“When we think of culverts, most people do not acknowledge them or think about their importance. I like to think of culverts as the ‘underbelly’ of a roadway because it is an area that is never explored. These structures not only provide roadway access and drainage from major floods but can act as vital passageways for animal movement. Highways and roads prohibit wildlife movement, which causes auto collisions and is a safety risk for people and a mortality risk for wildlife. Having the proper structure and passage for wildlife to cross under our major highways would decrease vehicular collisions by wildlife and make NJ’s roadways safer for everyone. Also, many streams are not connected when they cross from one side of a road to another, which inhibits movement of aquatic organisms such as fish. The data we are collecting through the culvert assessments will allow Raritan Headwaters, NJDEP and other agencies to make decisions on improving structures to facilitate wildlife movement and ensure safe passage across our roadways. ” – Rita Matos, Stream Connectivity Coordinator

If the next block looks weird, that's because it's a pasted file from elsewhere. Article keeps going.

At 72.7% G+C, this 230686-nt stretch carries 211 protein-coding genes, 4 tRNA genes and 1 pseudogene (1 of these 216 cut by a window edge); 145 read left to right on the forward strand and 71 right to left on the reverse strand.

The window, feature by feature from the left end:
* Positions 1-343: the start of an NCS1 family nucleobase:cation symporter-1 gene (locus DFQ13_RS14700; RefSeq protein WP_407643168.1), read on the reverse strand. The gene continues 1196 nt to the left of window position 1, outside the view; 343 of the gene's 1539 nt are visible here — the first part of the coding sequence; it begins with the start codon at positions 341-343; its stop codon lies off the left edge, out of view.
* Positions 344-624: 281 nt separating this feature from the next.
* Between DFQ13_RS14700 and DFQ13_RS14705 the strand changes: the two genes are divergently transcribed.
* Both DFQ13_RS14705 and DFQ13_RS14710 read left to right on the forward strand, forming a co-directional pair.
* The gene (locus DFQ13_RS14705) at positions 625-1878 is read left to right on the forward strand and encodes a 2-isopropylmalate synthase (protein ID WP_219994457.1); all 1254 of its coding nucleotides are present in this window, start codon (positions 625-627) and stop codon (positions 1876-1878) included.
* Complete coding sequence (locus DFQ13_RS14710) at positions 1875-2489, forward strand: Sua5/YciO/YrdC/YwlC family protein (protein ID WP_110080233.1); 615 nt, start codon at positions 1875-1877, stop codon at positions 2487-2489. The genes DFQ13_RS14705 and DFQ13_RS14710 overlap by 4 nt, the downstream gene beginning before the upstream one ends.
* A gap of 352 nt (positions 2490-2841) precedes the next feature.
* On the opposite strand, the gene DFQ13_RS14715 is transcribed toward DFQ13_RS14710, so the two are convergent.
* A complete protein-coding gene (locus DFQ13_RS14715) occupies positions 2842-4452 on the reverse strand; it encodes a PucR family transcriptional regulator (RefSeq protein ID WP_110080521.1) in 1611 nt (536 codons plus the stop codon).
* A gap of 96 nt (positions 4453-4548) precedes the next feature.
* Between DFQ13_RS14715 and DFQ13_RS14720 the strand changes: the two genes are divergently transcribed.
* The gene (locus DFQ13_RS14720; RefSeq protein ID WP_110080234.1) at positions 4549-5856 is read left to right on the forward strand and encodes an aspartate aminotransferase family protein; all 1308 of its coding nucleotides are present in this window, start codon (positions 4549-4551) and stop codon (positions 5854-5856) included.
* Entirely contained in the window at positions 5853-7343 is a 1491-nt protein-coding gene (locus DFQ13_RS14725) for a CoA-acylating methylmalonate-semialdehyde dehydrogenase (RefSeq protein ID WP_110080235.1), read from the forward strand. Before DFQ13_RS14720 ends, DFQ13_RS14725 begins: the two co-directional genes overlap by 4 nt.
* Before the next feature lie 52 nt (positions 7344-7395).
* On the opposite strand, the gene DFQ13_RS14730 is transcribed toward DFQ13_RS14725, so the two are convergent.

Streams rely on a healthy ecosystem for clean water – the plants and animals such as mammals, reptiles, amphibians, fish and benthic macroinvertebrates are part of this ecosystem. Raritan Headwaters is partnering with NJ Fish and Wildlife, Endangered and Nongame Species Program to monitor the potential for culverts and bridges to facilitate aquatic connectivity and terrestrial wildlife passage under roadways, especially in core wildlife habitat and wildlife corridors. Our goal in 2021 is to monitor 150 under-road stream crossings (culverts and bridges) in the Upper Raritan River Watershed Region. The project utilizes stream connectivity assessment protocols developed by the North Atlantic Aquatic Connectivity Consortium (NAACC) and a terrestrial passage component for NJDEP’s Connecting Habitat Across New Jersey (CHANJ) core and corridor habitats in the watershed. RHA’s project coordinator Rita Matos and project intern Shannen Higgins along with our team of trained volunteers including Ray Croot and Brian Lynch are doing the hard work needed to make this happen. The plan is to complete the assessments this fall – check back for an update on the results from this important project!